Thanks for that horseymum. I rode again yesterday. We did some trotting. Luckily the instructor has mobility issues herself. My major problems are a lack of balance and lack of power in my left leg. She has similar problems so has been able to really help me. My back has been ok but my inner thighs have paid the price . Im back at work next week and i am feeling quite apprehensive. The riding and volunteering have helped me so much. I would be a real mess without it instead of the small, pretend mess i am at the mo
Hi, I teach a lady who has had a similar but not identical problem to you. She was 8/9 months before she rode but only because her horse was a bit much for her and it took her a while to think about coming to a therapeutic centre. She was very keen at first and wanted to trot straight away. I advised caution with the trotting but she wanted to try - she found it very uncomfortable so decided herself to stick with walking, however frustrating it seemed. We have found loads of things to do at walk that are still fun and challenging. She has had a bit of a relapse though and is not managing to ride at the moment but hopes to be back. Hang in there, I'm sure you will find the level that is right for you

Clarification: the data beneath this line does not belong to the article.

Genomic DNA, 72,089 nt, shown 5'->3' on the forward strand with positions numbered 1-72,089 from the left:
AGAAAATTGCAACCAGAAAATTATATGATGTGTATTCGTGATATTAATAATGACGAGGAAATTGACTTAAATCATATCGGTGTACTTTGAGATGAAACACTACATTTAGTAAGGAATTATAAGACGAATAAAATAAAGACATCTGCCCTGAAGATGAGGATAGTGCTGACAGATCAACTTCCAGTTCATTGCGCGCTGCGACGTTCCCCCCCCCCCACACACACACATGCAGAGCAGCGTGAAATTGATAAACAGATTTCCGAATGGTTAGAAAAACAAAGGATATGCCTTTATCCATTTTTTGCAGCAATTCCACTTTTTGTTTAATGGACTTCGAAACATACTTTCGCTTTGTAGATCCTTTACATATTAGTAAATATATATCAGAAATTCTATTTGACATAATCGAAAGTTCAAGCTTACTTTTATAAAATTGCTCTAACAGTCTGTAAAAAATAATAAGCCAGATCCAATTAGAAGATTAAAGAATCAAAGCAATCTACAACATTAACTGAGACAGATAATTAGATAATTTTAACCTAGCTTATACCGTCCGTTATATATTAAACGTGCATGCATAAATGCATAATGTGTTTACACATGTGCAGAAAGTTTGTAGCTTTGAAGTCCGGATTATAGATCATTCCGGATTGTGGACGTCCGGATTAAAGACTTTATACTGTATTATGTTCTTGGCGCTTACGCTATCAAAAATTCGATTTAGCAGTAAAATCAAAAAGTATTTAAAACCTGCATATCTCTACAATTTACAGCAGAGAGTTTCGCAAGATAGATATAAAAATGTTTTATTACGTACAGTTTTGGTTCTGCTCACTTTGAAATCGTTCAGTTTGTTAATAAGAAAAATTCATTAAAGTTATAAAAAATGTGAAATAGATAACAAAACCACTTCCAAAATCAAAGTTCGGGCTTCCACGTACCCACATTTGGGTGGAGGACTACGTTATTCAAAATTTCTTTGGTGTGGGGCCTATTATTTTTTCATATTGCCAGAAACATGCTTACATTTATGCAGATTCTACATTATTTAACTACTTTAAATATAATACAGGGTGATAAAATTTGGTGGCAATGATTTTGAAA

Well I was at the yard today. I had a walk round on one of our RDA cobs. I can feel it in my stomach muscles but my back is ok. My balance was terrible so I couldnt have managed more than I did anyway. I enjoyed it and took it gently, just getting used to being in control again. I wont do it again for a couple of weeks at least. Let my back recover a bit. I probably did too much too soon anyway. Within a couple of weeks I was trying to walk for hours a day!!
Nice hot bath and some tonight, or at least a . Thanks for all your advice. I took it a lot more slowly than I maybe would have done and it has made me realise just how much my body has changed and how much it needs building up before I can be back to normal